Love Rekindled

On the eve of the arrest of Christ a young man follows the procession leading Christ from Gethsemane. It is Mark’s story, let’s let him tell it. 

“Then they all forsook Him and fled. Now a certain young man followed Him, having a linen cloth thrown around his naked body. And the young men laid hold of him, and he left the linen cloth and fled from them naked.” (Mark 14:50 – 52)

Mark was one of the last to abandon Christ on the night of His betrayal. Nevertheless, his fleeing left him with something to overcome. 

Most people have had moments they would like to forget. These moments of failure color our lives, but we choose the colors.

Mark was the son of Mary, a well-to-do Jerusalem widow. Her home was a favorite meeting place for followers of Christ. Mary, the mother of Mark, had a wealthy friend from Cyprus named Barnabas. His name means “son of encouragement.” Mary saw to it that he became a positive influence in young Mark’s life. 

Mark started out with Paul and Barnabas on their first missionary journey. They were venturing out to carry the good news of Jesus’ life, death, burial, resurrection, and ascension to the world. They were to be the first heralds of the good news on the continent of Europe.

Mark made what Paul thought for the longest was an unforgivable mistake. Mark went back home to Jerusalem. He quit the team. This traumatic triangulation resulted in a painful estrangement.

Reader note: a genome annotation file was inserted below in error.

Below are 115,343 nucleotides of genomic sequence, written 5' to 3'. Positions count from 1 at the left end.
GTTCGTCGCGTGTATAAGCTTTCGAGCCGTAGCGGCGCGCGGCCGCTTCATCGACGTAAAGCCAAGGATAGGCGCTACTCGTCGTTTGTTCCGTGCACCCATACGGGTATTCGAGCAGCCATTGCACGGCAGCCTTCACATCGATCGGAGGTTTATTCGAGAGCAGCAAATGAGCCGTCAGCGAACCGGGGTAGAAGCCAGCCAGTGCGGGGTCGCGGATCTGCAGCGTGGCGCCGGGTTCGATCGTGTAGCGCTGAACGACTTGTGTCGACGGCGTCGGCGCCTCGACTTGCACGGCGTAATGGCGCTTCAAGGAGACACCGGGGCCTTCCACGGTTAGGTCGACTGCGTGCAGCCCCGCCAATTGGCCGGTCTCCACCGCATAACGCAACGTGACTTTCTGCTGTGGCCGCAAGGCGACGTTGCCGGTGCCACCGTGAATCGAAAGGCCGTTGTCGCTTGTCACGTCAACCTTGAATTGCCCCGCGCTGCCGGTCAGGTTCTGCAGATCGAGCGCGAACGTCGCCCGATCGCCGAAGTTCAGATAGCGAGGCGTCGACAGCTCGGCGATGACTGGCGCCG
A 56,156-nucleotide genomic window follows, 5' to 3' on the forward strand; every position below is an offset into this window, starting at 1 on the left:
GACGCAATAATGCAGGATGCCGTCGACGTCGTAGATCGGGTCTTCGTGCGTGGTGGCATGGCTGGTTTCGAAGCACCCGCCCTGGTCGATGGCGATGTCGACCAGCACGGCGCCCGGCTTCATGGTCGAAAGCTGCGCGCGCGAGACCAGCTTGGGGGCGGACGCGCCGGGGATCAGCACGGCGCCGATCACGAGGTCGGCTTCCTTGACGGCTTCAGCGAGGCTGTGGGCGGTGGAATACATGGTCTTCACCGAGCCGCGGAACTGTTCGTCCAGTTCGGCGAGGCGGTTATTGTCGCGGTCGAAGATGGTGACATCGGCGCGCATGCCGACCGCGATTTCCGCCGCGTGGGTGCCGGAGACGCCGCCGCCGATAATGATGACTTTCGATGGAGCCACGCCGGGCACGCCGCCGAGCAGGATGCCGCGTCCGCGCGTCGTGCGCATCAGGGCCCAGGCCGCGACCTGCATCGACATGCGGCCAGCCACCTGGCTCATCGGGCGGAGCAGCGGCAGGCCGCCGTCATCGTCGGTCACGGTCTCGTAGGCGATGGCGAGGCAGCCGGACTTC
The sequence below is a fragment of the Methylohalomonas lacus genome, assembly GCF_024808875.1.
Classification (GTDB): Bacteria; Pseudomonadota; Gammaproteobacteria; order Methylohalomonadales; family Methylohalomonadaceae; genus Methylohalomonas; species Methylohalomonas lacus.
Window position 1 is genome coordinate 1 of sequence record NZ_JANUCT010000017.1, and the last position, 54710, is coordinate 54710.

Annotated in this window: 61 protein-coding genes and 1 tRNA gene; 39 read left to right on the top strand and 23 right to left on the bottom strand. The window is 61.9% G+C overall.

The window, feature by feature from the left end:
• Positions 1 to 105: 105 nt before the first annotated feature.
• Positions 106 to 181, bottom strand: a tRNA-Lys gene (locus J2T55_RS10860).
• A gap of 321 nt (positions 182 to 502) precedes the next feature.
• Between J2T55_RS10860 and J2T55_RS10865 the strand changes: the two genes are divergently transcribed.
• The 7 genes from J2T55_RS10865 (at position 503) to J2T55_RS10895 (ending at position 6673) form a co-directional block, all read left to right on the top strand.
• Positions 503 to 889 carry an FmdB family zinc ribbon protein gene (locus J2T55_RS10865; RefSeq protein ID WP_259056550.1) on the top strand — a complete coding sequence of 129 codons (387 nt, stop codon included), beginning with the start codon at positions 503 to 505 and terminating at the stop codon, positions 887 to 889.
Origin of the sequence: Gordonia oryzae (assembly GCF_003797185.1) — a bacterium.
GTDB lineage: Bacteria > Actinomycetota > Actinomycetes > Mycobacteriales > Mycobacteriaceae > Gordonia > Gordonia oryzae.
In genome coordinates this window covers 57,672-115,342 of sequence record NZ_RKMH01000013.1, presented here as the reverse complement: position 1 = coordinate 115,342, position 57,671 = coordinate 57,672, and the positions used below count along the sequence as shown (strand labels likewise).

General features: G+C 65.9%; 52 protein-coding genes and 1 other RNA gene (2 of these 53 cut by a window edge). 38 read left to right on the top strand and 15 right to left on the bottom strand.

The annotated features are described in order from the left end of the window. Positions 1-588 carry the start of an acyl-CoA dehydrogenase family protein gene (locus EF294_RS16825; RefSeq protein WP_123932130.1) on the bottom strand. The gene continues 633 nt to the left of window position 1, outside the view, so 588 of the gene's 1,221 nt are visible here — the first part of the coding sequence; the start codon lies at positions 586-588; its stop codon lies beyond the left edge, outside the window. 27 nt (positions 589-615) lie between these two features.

It is not as though followers don’t ever waver. It isn’t that they are immune to fear.  Believers often have to stare down fear.

Just as Paul contracted a painful illness Mark walked out on him. His unfaithfulness to his mission caused pain for Paul and Barnabas. It caused a rift between the three and alienation between Paul and Mark. It broke their fellowship. That break, however, gives a good illustration of how Christians reconcile.

The breach of relationships was deep and long lasting. The next time there was a missionary journey Paul and Barnabas planned to go together. Barnabas insisted on Mark going. Paul was adamant that his failure on their first trip disqualified him. Paul went on alone and Barnabas took Mark and they set out on a different mission. Mark was about to begin an admirable spiritual recovery.

While in prison in Rome Paul wrote a letter of encouragement to the church in Colossi. 

Therein is this greeting: “Aristarchus my fellow prisoner greets you, with Mark the cousin of Barnabas (about whom you received instructions: if he comes to you, welcome him).” (Colossians 4:10).

Right there at the prison with Paul was Mark. The breach restored, the fellowship renewed, the bond of love apparent.

The initial influences of Barnabas on young Mark paid off.